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Plant Mol Biol. 2013 Jun;82(3):239-53. doi: 10.1007/s11103-013-0057-9. Epub 2013 May 19.

The rice OsDIL gene plays a role in drought tolerance at vegetative and reproductive stages.

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  • 1State Key Laboratory of Genetic Engineering, Institute of Plant Biology, Center for Evolutionary Biology, School of Life Sciences, Fudan University, 220 Handan Road, Shanghai 200433, China.

Abstract

Drought is one of the critical factors limiting reproductive yields of rice and other crops globally. However, little is known about the molecular mechanism underlying reproductive development under drought stress in rice. To explore the potential gene function for improving rice reproductive development under drought, a drought induced gene, Oryza sativa Drought-Induced LTP (OsDIL) encoding a lipid transfer protein, was identified from our microarray data and selected for further study. OsDIL was primarily expressed in the anther and mainly responsive to abiotic stresses, including drought, cold, NaCl, and stress-related plant hormone abscisic acid (ABA). Compared with wild type, the OsDIL-overexpressing transgenic rice plants were more tolerant to drought stress during vegetative development and showed less severe tapetal defects and fewer defective anther sacs when treated with drought at the reproductive stage. The expression levels of the drought-responsive genes RD22, SODA1, bZIP46 and POD, as well as the ABA synthetic gene ZEP1 were up-regulated in the OsDIL-overexpression lines but the ABA degradation gene ABAOX3 was down-regulated. Moreover, overexpression of OsDIL lessened the down-regulation by drought of anther developmental genes (OsC4, CYP704B2 and OsCP1), providing a mechanism supporting pollen fertility under drought. Overexpression of OsDIL significantly enhanced drought resistance in transgenic rice during reproductive development, while showing no phenotypic changes or yield penalty under normal conditions. Therefore, OsDIL is an excellent candidate gene for genetic improvement of crop yield in adaption to unfavorable environments.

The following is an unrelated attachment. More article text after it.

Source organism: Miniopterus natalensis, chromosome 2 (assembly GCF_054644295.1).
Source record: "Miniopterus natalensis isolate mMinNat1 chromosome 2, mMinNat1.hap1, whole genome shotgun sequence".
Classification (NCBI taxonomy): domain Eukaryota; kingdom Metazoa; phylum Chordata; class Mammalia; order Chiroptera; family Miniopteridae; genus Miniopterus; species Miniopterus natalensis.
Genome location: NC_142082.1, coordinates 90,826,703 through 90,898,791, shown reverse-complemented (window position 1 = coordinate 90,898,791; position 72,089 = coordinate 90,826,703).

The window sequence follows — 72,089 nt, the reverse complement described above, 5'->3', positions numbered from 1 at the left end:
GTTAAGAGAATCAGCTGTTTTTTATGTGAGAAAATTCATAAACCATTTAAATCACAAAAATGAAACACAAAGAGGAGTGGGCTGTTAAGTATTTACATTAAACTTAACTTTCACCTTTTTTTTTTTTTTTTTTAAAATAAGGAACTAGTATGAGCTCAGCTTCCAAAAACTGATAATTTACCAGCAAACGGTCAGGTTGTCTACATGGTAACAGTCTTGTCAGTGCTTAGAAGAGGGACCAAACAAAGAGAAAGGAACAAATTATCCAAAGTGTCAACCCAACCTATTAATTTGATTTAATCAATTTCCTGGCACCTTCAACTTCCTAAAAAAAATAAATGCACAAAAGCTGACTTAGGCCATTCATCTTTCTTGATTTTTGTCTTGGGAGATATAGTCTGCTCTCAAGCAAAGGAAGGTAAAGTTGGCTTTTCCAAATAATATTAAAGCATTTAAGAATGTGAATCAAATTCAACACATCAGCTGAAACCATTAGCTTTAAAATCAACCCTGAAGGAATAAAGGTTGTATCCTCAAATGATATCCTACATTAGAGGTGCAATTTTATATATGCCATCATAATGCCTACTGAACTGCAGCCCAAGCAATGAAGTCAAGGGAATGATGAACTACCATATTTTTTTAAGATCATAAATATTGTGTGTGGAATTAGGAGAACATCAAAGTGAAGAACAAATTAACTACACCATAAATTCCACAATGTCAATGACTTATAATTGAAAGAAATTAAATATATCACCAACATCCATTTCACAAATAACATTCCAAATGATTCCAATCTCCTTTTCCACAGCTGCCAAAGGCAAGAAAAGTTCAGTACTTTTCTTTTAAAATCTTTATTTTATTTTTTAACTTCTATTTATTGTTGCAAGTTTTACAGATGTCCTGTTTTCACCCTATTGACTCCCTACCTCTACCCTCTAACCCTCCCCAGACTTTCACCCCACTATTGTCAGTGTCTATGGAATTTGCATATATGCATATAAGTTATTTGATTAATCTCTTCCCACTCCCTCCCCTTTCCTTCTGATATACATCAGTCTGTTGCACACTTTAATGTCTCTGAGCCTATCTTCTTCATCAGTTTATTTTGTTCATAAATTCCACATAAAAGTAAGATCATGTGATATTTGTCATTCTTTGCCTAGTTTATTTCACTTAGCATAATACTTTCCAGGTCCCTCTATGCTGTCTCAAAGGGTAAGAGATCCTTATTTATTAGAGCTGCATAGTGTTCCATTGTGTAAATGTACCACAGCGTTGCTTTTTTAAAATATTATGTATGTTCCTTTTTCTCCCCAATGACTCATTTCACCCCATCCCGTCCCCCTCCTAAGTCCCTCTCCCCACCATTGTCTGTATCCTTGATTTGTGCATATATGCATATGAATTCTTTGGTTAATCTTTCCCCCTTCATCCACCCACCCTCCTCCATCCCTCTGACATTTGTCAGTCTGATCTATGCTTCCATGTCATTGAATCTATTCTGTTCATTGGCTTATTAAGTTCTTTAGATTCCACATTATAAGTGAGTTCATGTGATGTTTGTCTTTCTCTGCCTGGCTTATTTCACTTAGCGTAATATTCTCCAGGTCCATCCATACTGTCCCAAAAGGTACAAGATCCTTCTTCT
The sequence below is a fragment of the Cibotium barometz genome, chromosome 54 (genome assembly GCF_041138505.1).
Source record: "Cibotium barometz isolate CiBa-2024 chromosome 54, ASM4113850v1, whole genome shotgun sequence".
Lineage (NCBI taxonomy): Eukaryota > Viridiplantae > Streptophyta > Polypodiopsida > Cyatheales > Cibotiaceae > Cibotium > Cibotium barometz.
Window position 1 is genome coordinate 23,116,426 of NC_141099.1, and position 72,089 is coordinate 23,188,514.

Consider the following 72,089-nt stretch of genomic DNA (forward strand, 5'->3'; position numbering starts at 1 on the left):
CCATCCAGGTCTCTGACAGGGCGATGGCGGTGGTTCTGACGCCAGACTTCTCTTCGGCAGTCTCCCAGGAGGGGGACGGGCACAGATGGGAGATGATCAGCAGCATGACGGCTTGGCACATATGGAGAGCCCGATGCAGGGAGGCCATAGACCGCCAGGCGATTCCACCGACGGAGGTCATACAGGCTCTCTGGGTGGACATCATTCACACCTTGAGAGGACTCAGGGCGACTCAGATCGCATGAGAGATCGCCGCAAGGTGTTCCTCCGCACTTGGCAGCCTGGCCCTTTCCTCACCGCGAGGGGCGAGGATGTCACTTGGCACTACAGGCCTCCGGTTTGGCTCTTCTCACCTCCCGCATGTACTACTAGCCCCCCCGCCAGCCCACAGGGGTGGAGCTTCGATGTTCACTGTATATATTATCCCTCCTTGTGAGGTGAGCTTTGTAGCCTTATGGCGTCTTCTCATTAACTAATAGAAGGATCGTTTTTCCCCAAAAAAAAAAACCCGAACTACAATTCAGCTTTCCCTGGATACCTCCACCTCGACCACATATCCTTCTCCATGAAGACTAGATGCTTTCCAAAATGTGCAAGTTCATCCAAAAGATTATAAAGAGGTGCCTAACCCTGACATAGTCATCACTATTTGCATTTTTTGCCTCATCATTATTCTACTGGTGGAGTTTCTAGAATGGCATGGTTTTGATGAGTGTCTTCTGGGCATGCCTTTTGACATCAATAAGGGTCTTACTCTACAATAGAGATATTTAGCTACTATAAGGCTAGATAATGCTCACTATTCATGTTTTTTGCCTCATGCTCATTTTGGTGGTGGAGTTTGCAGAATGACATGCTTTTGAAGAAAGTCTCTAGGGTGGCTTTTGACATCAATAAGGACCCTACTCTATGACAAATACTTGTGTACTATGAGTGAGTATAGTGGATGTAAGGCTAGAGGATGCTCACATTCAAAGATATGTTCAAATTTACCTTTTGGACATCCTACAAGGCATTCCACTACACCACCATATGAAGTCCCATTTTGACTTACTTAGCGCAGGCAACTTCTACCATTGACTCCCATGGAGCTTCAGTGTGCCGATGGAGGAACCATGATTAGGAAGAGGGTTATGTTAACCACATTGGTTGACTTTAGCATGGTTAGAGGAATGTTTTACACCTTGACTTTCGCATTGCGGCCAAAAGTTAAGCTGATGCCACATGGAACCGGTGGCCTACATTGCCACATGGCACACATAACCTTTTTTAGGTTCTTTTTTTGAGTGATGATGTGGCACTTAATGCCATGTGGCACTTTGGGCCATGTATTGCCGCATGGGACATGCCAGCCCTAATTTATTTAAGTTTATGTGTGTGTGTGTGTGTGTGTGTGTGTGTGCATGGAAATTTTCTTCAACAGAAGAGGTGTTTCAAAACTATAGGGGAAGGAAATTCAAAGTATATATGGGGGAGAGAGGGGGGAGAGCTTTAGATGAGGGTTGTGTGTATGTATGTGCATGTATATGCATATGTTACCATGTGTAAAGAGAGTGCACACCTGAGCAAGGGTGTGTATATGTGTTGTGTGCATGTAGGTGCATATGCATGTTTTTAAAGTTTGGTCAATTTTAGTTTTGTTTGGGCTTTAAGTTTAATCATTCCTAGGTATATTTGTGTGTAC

PMID:
23686450
DOI:
10.1007/s11103-013-0057-9
[PubMed - indexed for MEDLINE]
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